As runners and cyclists you learn to go faster by moving your legs faster. This is not the case with swimming. Let your upper body do a good share of the work here and focus on your body rotation. Your legs are best for helping your rotate your body in the water so that as you stroke with your arm it is timed to create a motion that you can pull against creating greater force. Think about trying hit a tennis ball with a racquet while in the deep end of the pool vs while standing on dry land. The force of your swing is greater as you push against the ground. The same idea is happening here- your body’s counter rotation to your stroke allows you to maximize your pull. It takes a great deal of core strength to achieve good body rotation – don’t skip those dry land days!

A fun tool to try out to help you with your body rotation is the TechToc from Finis. It is a waist belt that makes a noise as you rotate side to side. If you are not rotating well you will not hear the belt.

 

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Always consider body balance as you are swimming. Is every part of you working together in a positive motion? On one of your swims don’t focus on trying to fix things just take an over all inventory of what motions you are making, how you are breathing, how you are feeling. Tune in and take stock. Think about what someone else would see if they were watching you from the deck. Take that back to your training journal and your coach to help formulate the game plan for improvement.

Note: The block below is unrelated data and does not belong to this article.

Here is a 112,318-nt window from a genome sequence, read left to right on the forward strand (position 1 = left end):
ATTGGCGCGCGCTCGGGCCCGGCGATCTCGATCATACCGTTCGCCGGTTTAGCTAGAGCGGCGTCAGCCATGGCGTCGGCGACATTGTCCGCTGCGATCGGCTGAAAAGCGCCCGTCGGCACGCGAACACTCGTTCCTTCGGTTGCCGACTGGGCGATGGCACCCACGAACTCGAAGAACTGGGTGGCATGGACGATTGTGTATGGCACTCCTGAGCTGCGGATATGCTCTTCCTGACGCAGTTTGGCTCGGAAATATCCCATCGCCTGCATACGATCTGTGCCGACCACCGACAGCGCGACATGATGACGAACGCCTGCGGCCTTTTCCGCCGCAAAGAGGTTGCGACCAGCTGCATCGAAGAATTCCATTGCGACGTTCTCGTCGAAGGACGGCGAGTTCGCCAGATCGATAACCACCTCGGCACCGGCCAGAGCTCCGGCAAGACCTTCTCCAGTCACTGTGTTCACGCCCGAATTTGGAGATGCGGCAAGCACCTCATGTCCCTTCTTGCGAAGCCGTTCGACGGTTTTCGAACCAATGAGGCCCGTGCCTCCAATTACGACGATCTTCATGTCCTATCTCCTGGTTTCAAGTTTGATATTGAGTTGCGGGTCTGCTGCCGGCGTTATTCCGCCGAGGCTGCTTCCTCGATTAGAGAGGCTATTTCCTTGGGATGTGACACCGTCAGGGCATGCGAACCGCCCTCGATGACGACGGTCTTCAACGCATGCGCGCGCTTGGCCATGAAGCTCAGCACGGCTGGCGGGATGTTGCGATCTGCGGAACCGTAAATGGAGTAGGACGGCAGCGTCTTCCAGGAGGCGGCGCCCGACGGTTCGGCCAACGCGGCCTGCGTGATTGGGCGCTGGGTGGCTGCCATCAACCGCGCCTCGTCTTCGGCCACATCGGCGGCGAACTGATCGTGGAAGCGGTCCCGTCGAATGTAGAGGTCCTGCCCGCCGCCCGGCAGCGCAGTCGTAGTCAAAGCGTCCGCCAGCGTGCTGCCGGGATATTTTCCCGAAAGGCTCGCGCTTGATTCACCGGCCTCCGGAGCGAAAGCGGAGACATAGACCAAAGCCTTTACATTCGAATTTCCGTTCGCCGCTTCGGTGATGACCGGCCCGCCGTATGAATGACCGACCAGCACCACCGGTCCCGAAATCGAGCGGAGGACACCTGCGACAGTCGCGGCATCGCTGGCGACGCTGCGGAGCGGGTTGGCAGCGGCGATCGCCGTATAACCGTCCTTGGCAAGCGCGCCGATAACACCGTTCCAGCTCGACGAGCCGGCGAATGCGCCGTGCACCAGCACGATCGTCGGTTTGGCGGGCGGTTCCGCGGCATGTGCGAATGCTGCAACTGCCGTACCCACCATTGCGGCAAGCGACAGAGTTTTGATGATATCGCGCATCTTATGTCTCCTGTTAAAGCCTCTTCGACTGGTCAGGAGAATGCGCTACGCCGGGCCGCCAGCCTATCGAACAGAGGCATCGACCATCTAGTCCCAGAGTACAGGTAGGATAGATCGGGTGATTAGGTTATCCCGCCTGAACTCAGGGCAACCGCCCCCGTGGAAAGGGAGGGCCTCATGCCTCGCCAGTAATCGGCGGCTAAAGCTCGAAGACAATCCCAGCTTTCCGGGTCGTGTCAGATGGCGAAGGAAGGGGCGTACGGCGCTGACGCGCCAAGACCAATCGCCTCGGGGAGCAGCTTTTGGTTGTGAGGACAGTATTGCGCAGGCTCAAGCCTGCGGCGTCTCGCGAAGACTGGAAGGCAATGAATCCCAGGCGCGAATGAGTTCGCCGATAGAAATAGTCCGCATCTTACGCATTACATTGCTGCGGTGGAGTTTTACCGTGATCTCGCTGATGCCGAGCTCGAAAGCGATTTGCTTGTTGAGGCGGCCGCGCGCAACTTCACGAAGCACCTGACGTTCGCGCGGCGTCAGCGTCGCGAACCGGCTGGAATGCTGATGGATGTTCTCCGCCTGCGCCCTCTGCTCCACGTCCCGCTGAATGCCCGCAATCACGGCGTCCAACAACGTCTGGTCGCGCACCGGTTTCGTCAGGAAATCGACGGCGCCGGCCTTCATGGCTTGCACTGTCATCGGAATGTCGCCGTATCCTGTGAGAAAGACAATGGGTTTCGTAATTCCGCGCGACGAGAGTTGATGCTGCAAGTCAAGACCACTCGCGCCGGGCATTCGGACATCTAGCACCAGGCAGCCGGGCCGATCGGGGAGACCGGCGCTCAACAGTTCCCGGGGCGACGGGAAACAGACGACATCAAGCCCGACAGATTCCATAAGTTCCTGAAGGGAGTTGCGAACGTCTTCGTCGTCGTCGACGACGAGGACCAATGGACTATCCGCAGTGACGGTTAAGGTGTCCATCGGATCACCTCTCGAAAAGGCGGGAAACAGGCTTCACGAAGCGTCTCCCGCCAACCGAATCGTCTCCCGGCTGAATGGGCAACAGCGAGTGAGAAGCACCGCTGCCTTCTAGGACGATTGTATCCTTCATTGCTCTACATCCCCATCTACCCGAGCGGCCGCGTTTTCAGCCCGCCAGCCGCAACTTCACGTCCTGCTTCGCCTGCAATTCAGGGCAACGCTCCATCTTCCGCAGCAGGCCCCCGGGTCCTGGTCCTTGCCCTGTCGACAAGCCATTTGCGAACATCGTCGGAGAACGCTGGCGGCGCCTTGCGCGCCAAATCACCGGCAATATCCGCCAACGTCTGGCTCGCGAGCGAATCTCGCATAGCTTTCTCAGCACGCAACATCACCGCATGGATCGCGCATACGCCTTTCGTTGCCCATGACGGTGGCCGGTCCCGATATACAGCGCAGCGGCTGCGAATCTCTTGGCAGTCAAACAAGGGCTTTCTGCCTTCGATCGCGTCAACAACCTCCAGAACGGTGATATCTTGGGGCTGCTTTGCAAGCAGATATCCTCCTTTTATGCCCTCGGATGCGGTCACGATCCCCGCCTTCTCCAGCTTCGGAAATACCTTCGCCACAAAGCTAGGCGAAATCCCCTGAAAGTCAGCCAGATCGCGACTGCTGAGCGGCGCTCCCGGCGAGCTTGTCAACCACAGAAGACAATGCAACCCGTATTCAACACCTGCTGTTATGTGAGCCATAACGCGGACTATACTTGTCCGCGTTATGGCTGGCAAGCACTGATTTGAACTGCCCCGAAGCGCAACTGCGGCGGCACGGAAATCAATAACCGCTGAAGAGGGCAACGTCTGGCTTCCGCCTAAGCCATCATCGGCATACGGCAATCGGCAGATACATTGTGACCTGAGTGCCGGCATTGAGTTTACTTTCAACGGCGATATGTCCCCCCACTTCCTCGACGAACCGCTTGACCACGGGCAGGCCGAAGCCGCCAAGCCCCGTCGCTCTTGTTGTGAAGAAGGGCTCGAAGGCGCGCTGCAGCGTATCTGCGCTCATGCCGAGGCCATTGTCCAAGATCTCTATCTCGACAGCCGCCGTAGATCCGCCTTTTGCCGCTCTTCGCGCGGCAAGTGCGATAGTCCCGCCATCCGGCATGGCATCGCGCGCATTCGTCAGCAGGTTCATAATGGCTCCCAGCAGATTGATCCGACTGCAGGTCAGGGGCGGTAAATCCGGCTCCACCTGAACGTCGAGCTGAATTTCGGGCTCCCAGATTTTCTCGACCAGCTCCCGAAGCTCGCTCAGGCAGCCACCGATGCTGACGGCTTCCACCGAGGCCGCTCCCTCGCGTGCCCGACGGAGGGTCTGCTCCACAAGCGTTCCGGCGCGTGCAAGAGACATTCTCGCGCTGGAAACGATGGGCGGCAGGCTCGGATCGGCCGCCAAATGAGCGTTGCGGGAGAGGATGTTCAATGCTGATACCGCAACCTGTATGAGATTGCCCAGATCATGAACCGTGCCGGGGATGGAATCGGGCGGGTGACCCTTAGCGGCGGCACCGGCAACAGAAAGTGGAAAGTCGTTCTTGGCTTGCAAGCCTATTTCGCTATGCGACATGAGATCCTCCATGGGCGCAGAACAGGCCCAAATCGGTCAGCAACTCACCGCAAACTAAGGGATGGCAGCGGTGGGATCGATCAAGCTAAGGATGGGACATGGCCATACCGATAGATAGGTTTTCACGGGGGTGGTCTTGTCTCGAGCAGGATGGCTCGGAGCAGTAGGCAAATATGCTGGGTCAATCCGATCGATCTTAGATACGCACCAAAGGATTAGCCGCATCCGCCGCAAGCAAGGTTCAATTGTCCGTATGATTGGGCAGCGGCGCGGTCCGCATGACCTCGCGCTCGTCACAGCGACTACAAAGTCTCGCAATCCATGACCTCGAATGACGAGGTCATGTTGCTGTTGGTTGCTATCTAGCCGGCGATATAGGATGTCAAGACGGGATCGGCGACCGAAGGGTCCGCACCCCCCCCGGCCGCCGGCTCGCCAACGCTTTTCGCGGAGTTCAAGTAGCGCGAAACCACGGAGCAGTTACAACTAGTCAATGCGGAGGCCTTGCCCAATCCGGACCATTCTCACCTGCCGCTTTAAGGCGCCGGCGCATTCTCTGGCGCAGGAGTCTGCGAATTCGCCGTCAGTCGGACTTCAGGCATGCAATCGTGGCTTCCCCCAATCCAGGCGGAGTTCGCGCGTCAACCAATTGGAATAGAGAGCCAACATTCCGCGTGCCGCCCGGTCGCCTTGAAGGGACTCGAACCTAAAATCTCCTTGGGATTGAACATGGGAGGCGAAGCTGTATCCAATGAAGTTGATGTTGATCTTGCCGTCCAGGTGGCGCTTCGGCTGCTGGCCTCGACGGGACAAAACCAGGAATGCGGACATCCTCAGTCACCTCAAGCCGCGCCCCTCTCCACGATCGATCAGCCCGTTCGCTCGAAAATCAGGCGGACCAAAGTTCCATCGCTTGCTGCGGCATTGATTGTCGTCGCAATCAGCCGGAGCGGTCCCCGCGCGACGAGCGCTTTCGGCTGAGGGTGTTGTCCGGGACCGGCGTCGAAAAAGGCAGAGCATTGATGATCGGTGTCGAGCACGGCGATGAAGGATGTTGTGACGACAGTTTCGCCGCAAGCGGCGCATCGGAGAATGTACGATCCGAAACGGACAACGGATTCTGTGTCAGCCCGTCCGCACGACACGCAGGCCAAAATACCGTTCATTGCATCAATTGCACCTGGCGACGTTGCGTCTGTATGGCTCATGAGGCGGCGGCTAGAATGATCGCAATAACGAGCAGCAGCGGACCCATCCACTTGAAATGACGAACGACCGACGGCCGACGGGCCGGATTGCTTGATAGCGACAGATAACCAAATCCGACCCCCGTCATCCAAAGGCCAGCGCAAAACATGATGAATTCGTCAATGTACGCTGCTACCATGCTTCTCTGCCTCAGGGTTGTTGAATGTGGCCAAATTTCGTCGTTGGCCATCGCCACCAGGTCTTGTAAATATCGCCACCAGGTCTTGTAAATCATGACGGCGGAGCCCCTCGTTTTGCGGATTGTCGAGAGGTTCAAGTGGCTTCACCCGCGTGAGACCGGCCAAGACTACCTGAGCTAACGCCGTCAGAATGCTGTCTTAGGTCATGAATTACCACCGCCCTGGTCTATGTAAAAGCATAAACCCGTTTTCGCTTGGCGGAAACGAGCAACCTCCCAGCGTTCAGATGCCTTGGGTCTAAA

Water toys can be a fun addition to a workout but remember should be used as tools not as a crutch. Here are a few ideas you could work with:

  • Use your Pull Buoy to take your legs out of the equation and be able to focus on your stroke.

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  • Use zoomers for more than just practicing your kick. Use them with your kickboard to practice kicking but rather than thinking about the kick think about your core and your glutes and making your kick come from those places.
  • Use your zoomers for a few laps of swimming and see if they help you connect your arms to your legs via your core.

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  • Use paddles (sparingly and as shoulders tolerate) to help work on the catch and finding your lats.Unknown
  • The Tempo Trainer can help you work on your cadence in the water.